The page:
Just about any landscape in Sierra Leone is lush, bountiful, and beautiful; anyone who has been here agrees.
For centuries, people have worked in thick forested hills and swamps, carving out enough to survive in the bad times and thrive in the good. These land stewardship practices have evolved into complex hierarchies and cultural norms.
Sierra Leonean people work hard on this land and yet receive relatively little for their efforts, especially when you consider the demand for what they produce. Most of us know our favorite chocolate bar might contain cocoa from here, but there is a lot in your everyday life that begins elementally in Sierra Leone: the glasses (rutile) and cans (bauxite) in your kitchen, and just about all your processed food (palm oil). The world needs Sierra Leone’s land, but what that really means is that the world needs the hard work of Sierra Leoneans…and yet underpays them.
It is between this historical legacy and modern global forces that Sierra Leonean farmers are caught, while dealing with all the other challenges a developing country faces. This squeezed position doesn’t just provoke conflict internally, it’s also inefficient. Untapped potential is the other thing people who visit Sierra Leone will mention to you.
Unleashing this potential was one of the reasons OneVillage Partners was eager to partner with Welt Hunger Hilfe to pilot a brand new methodology of Participatory Land-Use Mapping and Planning to assist rural communities in Eastern Sierra Leone. OneVillage Partners staff conducted a series of participatory workshops that helped community members assess their land use, map their claims, and work together to establish a plan of more productive activity.
These villages were far from our operations, but our approach was true to our values. Through an inclusive, action-oriented discussion these communities were able to uncover new truths in their community and took action: they developed new zones for different agricultural activity; where collaborative farming among different land owning families could happen more smoothly; they developed standards and by-laws to protect the farm laborers who had no land of their own, and, critically, they set aside land to conserve permanently.
This sort of pro-active planning to manage the economic resources of their land is unfortunately rare in Sierra Leone. Many communities are unprepared to handle the market forces pushing upon them, as a result there are countless stories of exploited villagers in Sierra Leone. This mapping and planning gives communities a chance to better understand the potential value of their land, but also how to better utilize this richness to solve immediate challenges. One community realized that by conserving a section of forest instead of farming on riverside land, upstream from the village, they would keep the water cleaner and they would be able to use the water better. Community members volunteered their own land upriver to do this. This is an action that improves their quality of life now, on their own terms, not later on down the road at the whims of global market.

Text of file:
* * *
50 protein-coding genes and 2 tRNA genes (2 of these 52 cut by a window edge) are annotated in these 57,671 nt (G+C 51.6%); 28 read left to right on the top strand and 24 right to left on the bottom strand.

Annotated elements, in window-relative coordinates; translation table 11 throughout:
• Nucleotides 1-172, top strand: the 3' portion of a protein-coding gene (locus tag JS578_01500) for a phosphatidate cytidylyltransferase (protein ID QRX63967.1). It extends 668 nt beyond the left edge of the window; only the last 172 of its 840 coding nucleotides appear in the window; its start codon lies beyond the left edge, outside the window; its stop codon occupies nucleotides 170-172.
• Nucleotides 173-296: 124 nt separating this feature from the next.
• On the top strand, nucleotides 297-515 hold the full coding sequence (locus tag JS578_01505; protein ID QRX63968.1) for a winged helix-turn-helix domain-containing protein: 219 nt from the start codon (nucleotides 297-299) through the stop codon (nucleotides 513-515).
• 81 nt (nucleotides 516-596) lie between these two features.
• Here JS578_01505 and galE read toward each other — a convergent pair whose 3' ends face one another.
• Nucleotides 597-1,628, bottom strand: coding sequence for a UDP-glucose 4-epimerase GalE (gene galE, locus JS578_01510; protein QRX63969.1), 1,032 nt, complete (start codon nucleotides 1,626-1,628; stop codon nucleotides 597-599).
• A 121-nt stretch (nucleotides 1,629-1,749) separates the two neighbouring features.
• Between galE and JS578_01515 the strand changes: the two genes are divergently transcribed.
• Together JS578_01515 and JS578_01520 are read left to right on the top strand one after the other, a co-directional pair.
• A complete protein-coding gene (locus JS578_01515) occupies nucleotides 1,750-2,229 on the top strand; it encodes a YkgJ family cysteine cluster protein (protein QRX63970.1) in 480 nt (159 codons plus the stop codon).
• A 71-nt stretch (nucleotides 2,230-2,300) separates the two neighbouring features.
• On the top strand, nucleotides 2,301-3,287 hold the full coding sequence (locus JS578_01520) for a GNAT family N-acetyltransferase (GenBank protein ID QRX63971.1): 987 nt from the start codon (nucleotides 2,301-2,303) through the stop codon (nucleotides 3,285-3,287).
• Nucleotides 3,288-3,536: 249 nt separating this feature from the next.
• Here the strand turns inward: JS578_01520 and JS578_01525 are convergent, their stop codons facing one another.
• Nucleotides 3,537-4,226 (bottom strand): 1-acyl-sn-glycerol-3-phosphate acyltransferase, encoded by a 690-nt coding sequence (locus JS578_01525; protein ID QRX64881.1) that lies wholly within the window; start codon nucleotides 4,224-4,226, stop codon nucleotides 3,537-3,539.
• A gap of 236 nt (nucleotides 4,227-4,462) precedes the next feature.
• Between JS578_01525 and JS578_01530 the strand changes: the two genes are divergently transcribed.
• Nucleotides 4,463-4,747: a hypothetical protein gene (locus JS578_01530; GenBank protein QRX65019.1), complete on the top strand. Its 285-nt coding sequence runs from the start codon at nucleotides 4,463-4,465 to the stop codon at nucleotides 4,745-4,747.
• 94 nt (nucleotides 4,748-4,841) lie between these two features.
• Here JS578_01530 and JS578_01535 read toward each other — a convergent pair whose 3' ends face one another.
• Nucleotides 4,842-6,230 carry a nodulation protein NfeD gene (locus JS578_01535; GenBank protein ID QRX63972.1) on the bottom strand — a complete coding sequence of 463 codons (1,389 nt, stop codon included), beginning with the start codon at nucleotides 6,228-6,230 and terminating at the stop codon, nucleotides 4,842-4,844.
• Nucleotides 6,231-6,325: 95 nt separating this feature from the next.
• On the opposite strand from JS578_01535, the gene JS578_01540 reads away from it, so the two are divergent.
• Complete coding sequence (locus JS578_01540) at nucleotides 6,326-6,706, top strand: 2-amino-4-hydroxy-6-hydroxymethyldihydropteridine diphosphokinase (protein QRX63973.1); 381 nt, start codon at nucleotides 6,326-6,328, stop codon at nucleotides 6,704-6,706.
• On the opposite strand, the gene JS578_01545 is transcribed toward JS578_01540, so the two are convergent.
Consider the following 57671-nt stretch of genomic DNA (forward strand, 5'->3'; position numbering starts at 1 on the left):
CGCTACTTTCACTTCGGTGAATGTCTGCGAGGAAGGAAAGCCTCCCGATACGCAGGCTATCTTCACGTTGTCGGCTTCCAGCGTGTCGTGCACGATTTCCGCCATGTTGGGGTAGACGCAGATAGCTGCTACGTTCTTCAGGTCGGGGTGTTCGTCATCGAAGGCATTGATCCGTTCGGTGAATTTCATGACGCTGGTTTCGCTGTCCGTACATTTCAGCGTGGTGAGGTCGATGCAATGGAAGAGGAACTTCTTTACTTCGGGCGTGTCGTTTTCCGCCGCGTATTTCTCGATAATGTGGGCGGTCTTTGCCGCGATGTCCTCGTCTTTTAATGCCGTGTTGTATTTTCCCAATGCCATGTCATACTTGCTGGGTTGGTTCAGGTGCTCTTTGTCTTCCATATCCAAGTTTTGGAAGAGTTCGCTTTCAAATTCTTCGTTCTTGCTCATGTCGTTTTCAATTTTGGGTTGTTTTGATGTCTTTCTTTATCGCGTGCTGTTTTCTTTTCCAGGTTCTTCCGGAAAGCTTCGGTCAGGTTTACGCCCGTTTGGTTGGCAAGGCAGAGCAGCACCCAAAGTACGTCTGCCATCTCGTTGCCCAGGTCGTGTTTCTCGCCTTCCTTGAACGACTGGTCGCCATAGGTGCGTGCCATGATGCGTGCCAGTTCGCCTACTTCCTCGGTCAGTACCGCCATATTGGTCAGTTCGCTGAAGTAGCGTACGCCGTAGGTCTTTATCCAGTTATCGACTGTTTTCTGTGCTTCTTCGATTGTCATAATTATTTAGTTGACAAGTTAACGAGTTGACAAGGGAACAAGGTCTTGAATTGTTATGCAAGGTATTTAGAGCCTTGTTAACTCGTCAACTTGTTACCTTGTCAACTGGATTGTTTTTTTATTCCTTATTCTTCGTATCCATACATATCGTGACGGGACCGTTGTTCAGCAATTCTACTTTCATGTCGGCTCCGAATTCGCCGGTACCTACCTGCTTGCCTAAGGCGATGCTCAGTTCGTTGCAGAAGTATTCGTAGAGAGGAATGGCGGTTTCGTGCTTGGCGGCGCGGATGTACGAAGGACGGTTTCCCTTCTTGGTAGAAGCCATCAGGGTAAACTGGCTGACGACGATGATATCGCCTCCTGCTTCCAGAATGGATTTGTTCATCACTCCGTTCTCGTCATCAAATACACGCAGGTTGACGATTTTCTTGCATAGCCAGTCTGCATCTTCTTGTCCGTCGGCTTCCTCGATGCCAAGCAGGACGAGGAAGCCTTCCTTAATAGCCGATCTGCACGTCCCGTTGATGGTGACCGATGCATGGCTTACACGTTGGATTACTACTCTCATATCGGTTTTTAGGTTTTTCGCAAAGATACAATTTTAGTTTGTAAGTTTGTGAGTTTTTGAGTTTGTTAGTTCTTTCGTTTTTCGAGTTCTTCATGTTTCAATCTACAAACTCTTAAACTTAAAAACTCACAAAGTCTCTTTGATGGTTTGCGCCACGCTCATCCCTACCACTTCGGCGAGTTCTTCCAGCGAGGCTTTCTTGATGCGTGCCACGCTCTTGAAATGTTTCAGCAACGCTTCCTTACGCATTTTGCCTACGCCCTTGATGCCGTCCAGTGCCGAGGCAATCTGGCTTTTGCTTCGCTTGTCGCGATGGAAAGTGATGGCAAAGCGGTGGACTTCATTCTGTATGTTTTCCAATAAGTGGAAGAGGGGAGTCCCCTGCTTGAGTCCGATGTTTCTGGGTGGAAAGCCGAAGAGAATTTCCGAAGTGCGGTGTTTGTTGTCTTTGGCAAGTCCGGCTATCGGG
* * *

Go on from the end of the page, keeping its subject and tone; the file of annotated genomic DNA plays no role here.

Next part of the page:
After three days of intensive workshops and surveys, the community had stacks of maps, data points, and five year plans, but they also came away with a renewed appreciation of the value of their human capital: they knew the value of the work they did together. For example, the community members who had donated their land were offered land from other land owning families. To unlock the true richness of their land, they had to do so together.
OneVillage Partners staff came back excited (but also, exhausted) by all we learned in a new context. We immediately began making plans on how to incorporate these land mapping and planning tools into our own work here with our partner villages. After all this work together for the development of their village, what might our partner communities learn about their own human capital?
In many ways, this exploration and testing of the boundaries of work was the major theme of the year for us. OneVillage Partners staff have travelled further this year than ever: from delivering trainings in the urban jungle of Bo to the time they had to hike into the actual jungle to reach an isolated village with Welt Hunger Hilfe staff. Our network of partner villages reaches further in all directions, but whenever we come back together from the furthest reaches of our work, we regroup and share what we’ve learned and how we can apply this to do better.
As we’ve grown this year, in number of projects and people served, in innovations and partnerships, we’ve been able to grow deeply too. We’ve piloted a brand new phase of Nurturing Opportunities for Women training, focused on developing business skills. We’ve been able to solicit unique technical expertise from around the country to help the Ngolahun community complete their project of building a footbridge to access their farms, the most ambitious project any partner community has attempted.
Now that we’ve gained all this expertise, we’re trying to share it as quickly as we can with all our partner villages to plan for what’s just beyond the lush and bountiful horizon. Brand new boundaries to our work are going to be mapped in 2019 and we can’t wait to see what new truths we uncover.
Author: Chad McCordic, Program Director